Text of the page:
Flying emergency medical service helicopters is dangerous. Having flown medical evacuation in combat, I can attest to the pressure, chaos, and uncertainty involved in getting to the point of injury and airlifting a critically injured person to a medical center within the “golden hour.” I’ve lost a few friends who died flying or air-crewing these types of flights. Some of the dangers include rapidly degrading weather and visibility, unmarked obstacles, power lines, and challenging steep approaches and landings to confined areas. All of these hazardous must be overcome when every second counts to save a patient fighting for his or her life.
Not unexpectedly, there have been six fatal air ambulance mishaps in the past year. The most recent tragedy occurred on July 3rd in Frisco, Colorado where the Airbus AS350 helicopter crashed shortly after takeoff. The pilot was killed, and both the flight paramedic and flight nurse were badly injured. On April 27, 2015, a flight nurse fell to her death while attempting to hoist a patient up into the STAR Flight helicopter. A month earlier, there were two flight-for-life crashes, one in Oklahoma on March 12th, and the other in St. Louis, Missouri on March 6th. Both of these crashes happened at night with apparently marginal visual flight rules weather conditions. Another medical helicopter crashed at night on October 4th, 2014 in Wichita Falls, TX. The last of the six fatal crashes was on July 17, 2014 in New Mexico. There, the pilot was attempting a difficult night pinnacle landing to pick up a patient on a hilltop.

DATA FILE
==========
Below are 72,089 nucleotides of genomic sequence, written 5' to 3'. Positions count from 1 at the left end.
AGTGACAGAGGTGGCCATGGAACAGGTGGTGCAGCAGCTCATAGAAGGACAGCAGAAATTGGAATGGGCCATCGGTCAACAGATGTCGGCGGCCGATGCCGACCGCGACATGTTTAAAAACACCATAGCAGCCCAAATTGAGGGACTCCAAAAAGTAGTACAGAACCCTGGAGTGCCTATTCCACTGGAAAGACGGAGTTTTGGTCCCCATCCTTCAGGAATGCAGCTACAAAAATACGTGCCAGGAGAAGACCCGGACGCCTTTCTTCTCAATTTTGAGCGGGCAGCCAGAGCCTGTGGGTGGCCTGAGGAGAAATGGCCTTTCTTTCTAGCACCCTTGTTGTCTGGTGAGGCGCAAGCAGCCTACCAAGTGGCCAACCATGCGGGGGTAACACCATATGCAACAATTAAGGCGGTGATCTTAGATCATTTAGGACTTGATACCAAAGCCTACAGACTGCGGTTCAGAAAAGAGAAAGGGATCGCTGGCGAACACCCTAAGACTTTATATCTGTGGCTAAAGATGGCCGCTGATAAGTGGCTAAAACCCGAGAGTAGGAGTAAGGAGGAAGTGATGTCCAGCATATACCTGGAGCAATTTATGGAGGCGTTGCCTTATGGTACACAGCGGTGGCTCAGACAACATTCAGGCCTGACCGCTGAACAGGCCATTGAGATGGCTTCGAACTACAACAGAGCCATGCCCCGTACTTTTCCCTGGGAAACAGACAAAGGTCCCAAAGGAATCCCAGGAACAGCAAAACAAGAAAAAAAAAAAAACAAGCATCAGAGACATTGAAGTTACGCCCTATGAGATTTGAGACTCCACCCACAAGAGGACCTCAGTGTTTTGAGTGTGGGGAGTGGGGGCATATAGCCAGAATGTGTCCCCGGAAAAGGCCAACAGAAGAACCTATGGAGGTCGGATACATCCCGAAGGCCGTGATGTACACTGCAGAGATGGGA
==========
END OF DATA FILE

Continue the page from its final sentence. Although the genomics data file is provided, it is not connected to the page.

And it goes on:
None of these crashes involved a routine flight. Yet, in every case, the crew was composed of one pilot and two medical crew members. When I flew medevac, or casevac as we refer to the mission in the Marine Corps, we had two pilots, two aerial observers/crew chiefs, and two medical crew. Why the redundancy in flight-related crew for a medical flight? Because eight eyes are better than two, and four brains are better than one. When you fly in bad weather, under intense time pressure and uncertainty, and often times with a minimal power margin for expert-level landings, one pilot is not enough.
However, virtually across the board, US-based EMS helicopter operations use a three-person crew with one pilot and no dedicated aerial observer. These pilots are predominately scheduled in a standby status, meaning they only fly if there is an actual EMS call. As a result, the pilots DO fly enough to maintain currency to sign as pilot in command as required by federal aviation regulations, but do they fly enough to maintain proficiency? Pilots need regularly scheduled training and proficiency flights/simulated flights. Are these pilots flying enough to be proficient in the most challenging of circumstances?
Tragically, flight crew, and/or their families, can encounter unjust legal hurdles when seeking justice after a crash or fatal event. Flight crew, patients, and their families do have several legal options. At Bailey & Partners we leave no stone unturned when finding liability and getting maximum compensation for the injured persons and family members we represent.
By: F. Phillip Peche, attorney @ Bailey & Partners